So, once the kids went back to school, my sewing space got a dust off and sewing began again in earnest!  I’ve been pattern testing this last week but thought I’d come back to the blog with my first makes.

Coffee, I need coffee!

As always, my new season sewing has begun with the basics; this for me means loungewear / sleepwear. If I don’t have to leave the house, I don’t get dressed; it’s that simple! What I wanted then was sleepwear I’d be happy to lounge around the house in (and by ‘lounge around the house’ what I really mean is running after the kids and doing seemingly never ending housework!) And I don’t know about you, but I always find after taking a sewing break that I want to come back to something that I know wont be too taxing to sew but will produce something I’ll get lots of wear out of. PJs is always the answer!

I decided on the Linden Sweatshirt / Hudson Pants combo which I’ve seen so many great versions of on my Instagram feed. I’ve sewn the Linden a few times (see here) but the Hudsons, though long in my stash, were a ‘new-to-me’ pattern.

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Easy Pull-On Jeans – the Eleanore Stretch Jeans by Jalie

Hello…I feel like I’ve been mentally writing this post for sooo long, having sewn up four pairs of these Eleanore Jeans by Jalie since the earlier part of this year; a pair for my young daughter and three pairs for myself. If you’re looking for an intro to sewing trousers, or jeans specifically, I think this faux fly pattern is a really good place to start. The pattern has a lot of standard jean details, like the yokes and the finish of the inside leg seam. If you’re simply looking for a quick sew that results in a pair of pants you’ll wear constantly – if you’re anything like me – then you’ll also find this pattern a winner!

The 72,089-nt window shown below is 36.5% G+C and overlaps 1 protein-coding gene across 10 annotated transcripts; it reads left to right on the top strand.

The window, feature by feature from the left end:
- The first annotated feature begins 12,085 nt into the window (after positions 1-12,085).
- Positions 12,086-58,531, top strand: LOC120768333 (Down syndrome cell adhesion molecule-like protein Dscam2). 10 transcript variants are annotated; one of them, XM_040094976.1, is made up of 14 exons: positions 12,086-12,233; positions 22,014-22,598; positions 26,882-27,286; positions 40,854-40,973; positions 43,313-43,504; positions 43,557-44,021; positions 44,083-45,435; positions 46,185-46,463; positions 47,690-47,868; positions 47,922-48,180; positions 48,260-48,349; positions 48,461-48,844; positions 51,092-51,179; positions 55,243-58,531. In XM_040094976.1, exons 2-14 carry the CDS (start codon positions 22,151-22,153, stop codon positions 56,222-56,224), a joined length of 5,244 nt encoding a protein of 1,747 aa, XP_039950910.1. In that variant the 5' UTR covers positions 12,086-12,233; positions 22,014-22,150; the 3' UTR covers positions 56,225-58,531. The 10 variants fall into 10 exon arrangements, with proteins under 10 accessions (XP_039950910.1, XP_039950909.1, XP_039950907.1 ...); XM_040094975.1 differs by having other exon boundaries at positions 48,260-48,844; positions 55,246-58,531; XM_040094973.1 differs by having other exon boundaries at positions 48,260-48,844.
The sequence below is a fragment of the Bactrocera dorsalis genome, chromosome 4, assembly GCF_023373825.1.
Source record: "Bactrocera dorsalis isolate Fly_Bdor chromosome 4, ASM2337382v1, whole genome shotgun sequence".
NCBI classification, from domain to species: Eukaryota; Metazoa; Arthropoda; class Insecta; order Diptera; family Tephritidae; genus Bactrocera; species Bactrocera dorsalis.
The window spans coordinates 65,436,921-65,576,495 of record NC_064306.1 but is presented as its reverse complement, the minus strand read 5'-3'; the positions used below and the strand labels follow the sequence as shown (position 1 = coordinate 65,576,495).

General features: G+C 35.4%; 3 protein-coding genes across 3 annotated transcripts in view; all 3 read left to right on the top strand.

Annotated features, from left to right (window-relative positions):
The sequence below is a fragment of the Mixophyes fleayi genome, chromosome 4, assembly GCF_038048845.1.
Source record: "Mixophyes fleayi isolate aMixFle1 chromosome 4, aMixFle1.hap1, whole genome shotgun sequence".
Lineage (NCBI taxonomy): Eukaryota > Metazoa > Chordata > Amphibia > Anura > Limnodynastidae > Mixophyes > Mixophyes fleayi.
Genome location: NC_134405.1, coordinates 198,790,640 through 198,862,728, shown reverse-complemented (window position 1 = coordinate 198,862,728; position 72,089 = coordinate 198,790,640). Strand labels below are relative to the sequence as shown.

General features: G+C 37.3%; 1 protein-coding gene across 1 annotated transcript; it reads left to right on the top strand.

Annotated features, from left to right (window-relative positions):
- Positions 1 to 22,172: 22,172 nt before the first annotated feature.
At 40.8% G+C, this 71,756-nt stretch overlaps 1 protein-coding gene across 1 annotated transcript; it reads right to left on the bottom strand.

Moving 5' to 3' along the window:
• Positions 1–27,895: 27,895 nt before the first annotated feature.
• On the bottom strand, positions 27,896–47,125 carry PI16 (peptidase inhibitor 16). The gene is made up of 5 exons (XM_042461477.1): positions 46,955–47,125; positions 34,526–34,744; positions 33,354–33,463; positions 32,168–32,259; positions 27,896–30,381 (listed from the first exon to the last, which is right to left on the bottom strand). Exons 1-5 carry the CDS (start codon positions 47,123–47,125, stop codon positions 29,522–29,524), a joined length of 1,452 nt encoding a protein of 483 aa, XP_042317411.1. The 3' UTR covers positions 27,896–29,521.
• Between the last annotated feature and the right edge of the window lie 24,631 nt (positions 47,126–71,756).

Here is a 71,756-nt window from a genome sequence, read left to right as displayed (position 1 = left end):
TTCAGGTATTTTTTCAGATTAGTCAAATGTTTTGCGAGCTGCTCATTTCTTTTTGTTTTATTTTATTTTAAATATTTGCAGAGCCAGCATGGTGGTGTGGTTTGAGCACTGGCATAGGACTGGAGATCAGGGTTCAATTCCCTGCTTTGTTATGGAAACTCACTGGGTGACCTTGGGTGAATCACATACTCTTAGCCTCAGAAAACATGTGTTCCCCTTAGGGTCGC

topstitching jeans how to

The pattern size range is extensive – starting at a child’s size 2 up to a women’s size W 44″ H 53″ – and calls for a denim or twill with 20% cross stretch. I’m quite sure I will make many more of these just as long as I can get my hands on …

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Blogger Book Tour : Wendy Ward’s ‘Beginners Guide to Sewing with Knitted Fabrics’ Book Review and Makes

Hi!

I was delighted to be asked to join the Book Tour, following some of my favourite sewing bloggers, for Wendy Ward’s new tome ‘A Beginners Guide to Sewing Knitted Fabrics’. This was originally scheduled to happen earlier in the year but was delayed whilst the book went to reprint, as the original run sold out within two days!

I made two garments from the book by way of a review… Read More

Pattern Testing the Avery Leggings by Helen’s Closet

Leggings sewing patternHi all! You’ll have, in all likelihood, seen that Helen of Helen’s Closet has just released the brand new Avery leggings pattern? (And yes, these are the leggings I hinted at in my #2018MakeNine plans post!) They have a smoothing doubled waistband, a gusset for mobility and no side seam meaning this pattern would make a great base layer, yoga pants or your everyday leggings. I love pattern testing for Helen (see my Suki Kimono here); her ethos and work methodology rocks – she really does want to produce Patterns for everyday essentials drafted so they’re accessible for all both in terms of sizing and sewing skill set. Plus the other sewists in her pattern testing team are fabulous…I’m guaranteed to learn something from their collective wisdom and feedback in the testing process. So, yes! Spoiler alert : Read More